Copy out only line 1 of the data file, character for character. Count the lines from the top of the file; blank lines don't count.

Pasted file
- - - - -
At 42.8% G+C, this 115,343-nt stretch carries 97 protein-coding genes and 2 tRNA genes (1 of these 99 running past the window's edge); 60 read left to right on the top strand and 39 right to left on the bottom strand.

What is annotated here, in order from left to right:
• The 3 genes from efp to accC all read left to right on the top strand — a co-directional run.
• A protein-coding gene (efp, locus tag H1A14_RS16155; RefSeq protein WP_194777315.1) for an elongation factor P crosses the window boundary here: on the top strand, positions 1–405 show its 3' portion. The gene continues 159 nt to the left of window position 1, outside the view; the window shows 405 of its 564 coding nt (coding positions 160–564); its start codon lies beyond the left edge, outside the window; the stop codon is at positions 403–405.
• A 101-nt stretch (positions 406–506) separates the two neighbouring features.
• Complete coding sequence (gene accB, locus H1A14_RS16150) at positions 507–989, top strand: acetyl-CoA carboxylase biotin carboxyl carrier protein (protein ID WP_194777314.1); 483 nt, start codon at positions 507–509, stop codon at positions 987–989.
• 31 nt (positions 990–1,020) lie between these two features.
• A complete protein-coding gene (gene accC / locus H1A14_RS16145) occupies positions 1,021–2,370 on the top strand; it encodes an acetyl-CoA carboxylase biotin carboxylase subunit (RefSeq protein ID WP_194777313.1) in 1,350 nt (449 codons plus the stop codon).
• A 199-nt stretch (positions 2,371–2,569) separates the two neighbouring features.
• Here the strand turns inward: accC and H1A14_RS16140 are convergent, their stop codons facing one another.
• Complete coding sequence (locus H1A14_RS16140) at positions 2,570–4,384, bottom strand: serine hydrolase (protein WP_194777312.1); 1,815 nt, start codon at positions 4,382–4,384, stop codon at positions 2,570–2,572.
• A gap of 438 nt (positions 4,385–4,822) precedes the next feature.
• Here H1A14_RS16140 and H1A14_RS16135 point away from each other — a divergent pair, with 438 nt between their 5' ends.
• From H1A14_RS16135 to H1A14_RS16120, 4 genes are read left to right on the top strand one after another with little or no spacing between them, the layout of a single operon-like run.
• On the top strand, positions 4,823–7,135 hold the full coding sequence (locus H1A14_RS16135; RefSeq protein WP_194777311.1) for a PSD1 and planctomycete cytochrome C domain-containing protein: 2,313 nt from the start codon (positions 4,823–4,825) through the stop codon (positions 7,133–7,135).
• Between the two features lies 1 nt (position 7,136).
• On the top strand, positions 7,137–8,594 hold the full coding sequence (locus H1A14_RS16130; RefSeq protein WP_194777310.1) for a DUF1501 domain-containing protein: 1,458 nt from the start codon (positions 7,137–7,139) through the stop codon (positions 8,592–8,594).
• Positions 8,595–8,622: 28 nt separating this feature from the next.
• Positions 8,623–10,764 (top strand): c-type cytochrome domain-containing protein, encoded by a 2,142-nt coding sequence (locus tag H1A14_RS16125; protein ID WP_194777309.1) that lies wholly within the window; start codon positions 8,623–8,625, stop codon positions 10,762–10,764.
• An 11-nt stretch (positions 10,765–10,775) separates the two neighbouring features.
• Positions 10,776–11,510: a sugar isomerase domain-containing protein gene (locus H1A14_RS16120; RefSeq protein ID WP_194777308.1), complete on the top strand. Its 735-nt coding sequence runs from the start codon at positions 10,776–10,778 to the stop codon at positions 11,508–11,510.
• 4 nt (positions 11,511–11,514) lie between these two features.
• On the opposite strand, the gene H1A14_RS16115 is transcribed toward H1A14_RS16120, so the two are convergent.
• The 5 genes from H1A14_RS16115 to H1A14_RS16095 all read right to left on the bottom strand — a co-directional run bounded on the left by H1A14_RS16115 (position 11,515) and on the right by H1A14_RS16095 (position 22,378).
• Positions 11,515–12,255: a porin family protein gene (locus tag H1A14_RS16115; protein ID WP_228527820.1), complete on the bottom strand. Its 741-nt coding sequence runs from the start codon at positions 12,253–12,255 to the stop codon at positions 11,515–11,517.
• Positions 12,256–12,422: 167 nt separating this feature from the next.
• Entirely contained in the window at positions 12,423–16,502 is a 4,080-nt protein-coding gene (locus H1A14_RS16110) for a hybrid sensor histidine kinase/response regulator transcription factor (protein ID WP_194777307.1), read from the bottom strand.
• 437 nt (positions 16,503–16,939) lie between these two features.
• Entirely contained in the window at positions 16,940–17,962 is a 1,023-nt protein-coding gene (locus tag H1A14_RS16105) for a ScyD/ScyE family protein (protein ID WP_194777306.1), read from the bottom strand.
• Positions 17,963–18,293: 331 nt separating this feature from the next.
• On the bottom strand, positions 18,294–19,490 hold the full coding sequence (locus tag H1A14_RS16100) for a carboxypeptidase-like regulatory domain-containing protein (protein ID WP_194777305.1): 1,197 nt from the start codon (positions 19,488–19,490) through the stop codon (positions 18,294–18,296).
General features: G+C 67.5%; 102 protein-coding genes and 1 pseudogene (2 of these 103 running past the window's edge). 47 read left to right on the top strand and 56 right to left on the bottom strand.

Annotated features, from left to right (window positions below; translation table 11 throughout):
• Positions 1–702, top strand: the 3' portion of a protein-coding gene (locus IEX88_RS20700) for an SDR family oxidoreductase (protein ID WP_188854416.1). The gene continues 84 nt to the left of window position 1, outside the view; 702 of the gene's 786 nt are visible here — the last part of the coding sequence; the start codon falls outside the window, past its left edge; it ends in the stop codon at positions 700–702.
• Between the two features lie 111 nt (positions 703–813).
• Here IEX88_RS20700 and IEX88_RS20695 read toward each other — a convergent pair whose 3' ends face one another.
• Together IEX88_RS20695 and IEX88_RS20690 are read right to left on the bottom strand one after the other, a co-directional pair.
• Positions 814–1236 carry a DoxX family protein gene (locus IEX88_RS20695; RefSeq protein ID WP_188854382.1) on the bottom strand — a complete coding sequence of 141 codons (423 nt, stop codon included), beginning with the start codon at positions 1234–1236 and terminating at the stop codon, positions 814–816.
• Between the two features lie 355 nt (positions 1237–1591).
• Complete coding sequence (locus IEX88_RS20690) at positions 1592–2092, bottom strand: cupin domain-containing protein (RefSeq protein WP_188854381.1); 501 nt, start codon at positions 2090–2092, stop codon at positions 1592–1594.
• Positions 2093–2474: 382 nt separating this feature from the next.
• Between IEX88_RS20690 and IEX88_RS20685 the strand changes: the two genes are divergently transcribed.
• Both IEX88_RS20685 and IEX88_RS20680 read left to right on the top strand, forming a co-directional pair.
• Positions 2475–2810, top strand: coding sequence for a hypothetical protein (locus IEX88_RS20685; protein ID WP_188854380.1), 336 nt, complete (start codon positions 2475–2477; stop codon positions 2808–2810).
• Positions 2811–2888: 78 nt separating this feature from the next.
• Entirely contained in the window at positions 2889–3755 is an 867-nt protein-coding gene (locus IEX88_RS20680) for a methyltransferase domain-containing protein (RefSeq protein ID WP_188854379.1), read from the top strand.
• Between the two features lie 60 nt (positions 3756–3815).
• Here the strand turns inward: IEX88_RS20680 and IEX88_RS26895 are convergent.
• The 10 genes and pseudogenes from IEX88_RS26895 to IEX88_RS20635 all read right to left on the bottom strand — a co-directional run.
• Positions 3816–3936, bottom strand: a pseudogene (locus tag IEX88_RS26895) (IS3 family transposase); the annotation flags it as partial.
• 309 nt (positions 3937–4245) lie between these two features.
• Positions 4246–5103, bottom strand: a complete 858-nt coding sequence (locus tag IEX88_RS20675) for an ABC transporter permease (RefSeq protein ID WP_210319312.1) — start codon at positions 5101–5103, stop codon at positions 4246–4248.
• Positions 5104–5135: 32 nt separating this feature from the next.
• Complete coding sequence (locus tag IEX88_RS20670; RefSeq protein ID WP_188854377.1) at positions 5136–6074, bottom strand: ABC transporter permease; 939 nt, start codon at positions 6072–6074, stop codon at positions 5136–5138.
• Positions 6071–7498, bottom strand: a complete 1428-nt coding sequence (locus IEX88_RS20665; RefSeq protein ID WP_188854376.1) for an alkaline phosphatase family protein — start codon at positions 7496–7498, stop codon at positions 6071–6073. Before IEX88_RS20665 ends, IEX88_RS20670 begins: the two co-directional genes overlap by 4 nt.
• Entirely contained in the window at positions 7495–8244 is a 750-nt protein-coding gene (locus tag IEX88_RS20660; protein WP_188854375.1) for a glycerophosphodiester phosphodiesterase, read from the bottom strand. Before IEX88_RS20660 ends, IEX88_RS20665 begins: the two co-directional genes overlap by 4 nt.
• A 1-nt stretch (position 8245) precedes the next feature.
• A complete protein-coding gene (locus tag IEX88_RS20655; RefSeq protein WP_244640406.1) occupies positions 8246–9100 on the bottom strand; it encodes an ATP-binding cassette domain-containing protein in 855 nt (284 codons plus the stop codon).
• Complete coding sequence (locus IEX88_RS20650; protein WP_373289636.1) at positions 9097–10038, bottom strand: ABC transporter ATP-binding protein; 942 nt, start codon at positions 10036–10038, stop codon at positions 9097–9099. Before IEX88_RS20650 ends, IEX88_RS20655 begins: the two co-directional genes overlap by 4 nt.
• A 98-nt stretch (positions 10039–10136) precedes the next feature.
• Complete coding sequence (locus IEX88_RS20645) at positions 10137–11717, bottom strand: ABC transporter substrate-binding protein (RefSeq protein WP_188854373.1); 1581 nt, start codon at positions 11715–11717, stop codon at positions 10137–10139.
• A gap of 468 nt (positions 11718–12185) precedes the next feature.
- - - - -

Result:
At 42.8% G+C, this 115,343-nt stretch carries 97 protein-coding genes and 2 tRNA genes (1 of these 99 running past the window's edge); 60 read left to right on the top strand and 39 right to left on the bottom strand.